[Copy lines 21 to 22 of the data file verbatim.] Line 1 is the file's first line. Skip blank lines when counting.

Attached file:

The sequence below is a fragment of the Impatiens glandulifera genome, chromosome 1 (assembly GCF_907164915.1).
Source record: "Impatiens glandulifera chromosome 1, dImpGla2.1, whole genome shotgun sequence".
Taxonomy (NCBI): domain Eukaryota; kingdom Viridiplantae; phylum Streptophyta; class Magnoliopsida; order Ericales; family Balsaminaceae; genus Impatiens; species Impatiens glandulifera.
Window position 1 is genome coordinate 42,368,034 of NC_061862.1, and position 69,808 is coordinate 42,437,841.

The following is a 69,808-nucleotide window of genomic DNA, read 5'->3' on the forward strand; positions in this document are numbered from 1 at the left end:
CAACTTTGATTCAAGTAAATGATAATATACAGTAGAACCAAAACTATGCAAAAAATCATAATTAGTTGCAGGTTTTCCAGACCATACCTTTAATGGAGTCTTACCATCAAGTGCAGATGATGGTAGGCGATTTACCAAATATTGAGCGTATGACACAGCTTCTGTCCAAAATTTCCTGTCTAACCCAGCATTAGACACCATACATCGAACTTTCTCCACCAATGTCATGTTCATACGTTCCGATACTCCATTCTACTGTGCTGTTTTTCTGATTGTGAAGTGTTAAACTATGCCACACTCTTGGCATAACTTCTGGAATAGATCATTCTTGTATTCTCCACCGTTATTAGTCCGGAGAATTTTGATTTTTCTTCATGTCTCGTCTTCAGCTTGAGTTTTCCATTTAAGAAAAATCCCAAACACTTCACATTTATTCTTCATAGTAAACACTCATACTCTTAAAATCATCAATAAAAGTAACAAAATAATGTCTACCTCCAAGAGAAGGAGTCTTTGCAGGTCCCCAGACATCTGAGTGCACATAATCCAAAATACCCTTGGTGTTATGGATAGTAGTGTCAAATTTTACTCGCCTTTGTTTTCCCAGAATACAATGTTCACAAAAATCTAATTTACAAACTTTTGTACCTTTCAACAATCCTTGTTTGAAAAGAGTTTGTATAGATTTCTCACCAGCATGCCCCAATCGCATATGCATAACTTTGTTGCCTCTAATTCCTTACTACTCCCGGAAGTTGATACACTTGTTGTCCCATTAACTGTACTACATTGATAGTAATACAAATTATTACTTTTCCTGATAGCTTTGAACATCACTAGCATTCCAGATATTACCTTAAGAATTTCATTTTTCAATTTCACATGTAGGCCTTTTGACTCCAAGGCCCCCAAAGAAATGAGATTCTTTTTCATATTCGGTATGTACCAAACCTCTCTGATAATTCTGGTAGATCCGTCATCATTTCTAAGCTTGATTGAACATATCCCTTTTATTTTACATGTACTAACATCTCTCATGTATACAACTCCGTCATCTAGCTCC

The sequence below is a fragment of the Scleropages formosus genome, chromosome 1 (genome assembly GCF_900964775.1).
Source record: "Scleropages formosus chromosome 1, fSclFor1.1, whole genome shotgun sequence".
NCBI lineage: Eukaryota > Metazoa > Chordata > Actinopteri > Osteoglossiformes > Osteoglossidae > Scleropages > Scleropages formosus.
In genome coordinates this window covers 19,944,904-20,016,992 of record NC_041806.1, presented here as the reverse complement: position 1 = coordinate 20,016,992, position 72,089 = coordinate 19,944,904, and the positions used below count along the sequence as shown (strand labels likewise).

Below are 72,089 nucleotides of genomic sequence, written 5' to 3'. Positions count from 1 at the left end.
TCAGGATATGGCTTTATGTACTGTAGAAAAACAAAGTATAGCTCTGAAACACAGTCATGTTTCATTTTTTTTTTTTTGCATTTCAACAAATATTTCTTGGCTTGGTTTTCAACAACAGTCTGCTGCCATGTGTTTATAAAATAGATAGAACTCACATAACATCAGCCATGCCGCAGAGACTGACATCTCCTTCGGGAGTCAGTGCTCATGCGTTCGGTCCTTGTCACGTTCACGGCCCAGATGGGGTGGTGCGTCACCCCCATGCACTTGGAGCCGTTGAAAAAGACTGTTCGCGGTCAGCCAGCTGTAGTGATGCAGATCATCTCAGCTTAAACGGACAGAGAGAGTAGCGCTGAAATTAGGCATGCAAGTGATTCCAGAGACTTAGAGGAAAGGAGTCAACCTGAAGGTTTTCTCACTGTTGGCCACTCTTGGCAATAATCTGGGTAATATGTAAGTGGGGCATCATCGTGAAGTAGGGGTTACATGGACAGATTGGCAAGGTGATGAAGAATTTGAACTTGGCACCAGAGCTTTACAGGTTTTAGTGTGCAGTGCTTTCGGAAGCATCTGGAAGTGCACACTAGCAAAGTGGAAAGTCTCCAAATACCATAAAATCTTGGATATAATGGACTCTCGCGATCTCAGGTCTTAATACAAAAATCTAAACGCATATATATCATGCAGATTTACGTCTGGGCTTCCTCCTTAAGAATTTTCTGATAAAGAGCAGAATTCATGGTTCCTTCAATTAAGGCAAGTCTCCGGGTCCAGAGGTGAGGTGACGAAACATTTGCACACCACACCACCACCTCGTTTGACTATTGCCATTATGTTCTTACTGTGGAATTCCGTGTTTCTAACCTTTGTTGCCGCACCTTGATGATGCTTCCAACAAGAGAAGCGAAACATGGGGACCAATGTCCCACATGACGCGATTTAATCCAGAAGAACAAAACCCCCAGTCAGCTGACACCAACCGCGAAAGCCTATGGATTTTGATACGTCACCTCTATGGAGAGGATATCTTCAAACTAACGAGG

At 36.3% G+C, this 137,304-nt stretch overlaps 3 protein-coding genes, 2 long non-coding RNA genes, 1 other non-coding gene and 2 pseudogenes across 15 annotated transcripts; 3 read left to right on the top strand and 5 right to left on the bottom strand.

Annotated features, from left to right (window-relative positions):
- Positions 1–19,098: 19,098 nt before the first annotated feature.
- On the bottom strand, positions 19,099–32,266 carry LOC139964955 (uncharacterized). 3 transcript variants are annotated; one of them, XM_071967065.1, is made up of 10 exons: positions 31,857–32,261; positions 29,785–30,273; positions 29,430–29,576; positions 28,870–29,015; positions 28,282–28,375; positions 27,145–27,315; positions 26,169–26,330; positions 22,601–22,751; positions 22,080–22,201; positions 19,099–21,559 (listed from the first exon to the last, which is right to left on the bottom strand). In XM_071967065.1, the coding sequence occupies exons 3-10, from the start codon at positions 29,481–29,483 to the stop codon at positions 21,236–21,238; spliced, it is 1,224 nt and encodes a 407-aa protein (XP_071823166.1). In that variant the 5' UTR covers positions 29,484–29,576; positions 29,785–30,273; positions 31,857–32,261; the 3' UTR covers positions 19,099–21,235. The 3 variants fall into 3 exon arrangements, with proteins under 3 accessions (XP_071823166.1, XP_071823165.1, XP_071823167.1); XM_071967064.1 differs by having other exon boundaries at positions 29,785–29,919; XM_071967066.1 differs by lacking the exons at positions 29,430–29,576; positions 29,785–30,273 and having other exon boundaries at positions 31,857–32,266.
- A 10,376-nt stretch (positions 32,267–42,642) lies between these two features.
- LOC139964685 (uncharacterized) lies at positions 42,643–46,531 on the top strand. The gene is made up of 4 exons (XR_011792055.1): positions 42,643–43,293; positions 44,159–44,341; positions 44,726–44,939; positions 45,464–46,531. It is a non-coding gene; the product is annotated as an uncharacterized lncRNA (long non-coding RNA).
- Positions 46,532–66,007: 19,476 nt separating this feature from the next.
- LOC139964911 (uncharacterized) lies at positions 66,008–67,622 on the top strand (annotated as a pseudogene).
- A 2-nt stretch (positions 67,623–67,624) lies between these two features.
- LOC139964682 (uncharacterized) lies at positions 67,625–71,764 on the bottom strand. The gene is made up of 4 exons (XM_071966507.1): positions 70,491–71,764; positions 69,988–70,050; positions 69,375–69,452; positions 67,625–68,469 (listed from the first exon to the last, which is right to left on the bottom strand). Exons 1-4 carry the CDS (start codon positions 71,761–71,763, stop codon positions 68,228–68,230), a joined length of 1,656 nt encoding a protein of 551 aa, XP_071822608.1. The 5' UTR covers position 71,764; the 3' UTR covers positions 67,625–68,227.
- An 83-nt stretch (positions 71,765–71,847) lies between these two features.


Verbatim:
- A 2-nt stretch (positions 67,623–67,624) lies between these two features.
- LOC139964682 (uncharacterized) lies at positions 67,625–71,764 on the bottom strand. The gene is made up of 4 exons (XM_071966507.1): positions 70,491–71,764; positions 69,988–70,050; positions 69,375–69,452; positions 67,625–68,469 (listed from the first exon to the last, which is right to left on the bottom strand). Exons 1-4 carry the CDS (start codon positions 71,761–71,763, stop codon positions 68,228–68,230), a joined length of 1,656 nt encoding a protein of 551 aa, XP_071822608.1. The 5' UTR covers position 71,764; the 3' UTR covers positions 67,625–68,227.